The Securities and Exchange Commission is concerned that some mutual funds and actively managed and leveraged ETFs, in particular, may be investing too heavily in swaps and derivatives.
If the staff determines that the investments are inconsistent with the leverage, concentration and diversification provisions of the Investment Company Act, it will cease granting exemptions going forward. Funds that already received exemptions would not be impacted, the SEC said.
The Commission recently issued an investor warning on leveraged ETFs, and advisors have responded by clearly explaining the risks involved with investing in leveraged ETFs beyond one day.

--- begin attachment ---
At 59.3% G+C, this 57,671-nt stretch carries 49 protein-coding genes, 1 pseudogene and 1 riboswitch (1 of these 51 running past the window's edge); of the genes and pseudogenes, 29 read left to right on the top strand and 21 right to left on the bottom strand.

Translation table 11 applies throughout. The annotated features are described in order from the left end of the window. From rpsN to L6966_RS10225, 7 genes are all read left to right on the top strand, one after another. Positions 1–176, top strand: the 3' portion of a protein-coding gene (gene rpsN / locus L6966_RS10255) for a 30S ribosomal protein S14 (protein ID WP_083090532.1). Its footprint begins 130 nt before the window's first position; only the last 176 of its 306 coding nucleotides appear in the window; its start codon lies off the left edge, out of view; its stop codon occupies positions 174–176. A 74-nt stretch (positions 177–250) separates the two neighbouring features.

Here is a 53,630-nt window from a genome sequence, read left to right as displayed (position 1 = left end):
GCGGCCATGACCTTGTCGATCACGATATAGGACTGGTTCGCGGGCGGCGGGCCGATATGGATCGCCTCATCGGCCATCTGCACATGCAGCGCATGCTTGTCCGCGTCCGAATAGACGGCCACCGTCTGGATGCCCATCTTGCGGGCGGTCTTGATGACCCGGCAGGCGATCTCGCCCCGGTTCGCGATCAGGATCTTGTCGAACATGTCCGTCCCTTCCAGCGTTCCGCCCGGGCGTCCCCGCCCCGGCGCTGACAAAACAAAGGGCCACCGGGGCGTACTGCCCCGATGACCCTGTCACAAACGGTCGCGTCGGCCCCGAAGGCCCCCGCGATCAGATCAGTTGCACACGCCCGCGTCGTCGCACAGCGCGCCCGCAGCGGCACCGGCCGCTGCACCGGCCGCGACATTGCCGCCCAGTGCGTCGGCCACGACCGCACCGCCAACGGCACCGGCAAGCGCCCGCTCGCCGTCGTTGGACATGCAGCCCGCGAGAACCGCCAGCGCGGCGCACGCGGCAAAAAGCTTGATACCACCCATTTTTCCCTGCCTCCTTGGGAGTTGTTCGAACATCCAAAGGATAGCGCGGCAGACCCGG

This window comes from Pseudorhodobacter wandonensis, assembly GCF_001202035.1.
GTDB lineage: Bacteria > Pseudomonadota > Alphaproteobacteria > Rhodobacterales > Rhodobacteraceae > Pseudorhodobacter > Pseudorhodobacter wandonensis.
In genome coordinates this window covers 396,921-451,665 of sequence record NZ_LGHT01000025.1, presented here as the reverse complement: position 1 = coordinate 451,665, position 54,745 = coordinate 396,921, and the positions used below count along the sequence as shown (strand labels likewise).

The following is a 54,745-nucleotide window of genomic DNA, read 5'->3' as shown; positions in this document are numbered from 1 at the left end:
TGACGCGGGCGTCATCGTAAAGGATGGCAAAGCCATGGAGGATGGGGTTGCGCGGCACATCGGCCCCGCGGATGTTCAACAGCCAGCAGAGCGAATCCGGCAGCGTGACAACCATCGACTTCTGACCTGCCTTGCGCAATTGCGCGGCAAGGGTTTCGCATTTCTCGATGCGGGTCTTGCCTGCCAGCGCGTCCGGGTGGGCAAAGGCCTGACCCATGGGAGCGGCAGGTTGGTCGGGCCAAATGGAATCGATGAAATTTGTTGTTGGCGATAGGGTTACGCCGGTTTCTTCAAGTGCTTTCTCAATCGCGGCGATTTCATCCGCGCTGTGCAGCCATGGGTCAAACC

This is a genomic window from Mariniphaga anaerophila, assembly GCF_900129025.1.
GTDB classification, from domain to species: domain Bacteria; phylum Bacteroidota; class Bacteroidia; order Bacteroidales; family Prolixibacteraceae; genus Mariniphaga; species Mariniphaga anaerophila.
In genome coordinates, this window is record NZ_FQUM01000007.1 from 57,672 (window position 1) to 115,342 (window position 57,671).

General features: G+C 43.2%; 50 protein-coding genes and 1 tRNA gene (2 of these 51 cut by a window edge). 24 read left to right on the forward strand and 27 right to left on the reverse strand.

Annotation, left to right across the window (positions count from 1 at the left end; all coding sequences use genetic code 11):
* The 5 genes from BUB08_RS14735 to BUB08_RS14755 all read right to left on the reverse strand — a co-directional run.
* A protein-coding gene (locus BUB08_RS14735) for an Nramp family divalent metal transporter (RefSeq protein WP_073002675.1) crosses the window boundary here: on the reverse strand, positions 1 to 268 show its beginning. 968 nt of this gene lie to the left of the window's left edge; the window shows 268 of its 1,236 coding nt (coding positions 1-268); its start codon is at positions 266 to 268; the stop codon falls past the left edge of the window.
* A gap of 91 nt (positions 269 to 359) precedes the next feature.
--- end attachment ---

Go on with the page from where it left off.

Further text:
"Although the use of derivatives by funds is not a new phenomenon," said Andrew Donohue, director of the Division of Investment Management at the SEC, "we want to be sure our regulatory protections keep up with the increasing complexity of these instruments and how they are used by fund managers."
The SEC will also investigate whether funds with derivatives holdings maintain and implement adequate risk management, pricing and liquidity, and if their boards are providing appropriate oversight. Further, the SEC will examine whether prospectuses adequately address the particular risks created by derivatives.
If necessary, the SEC will impose additional reporting requirements on such funds.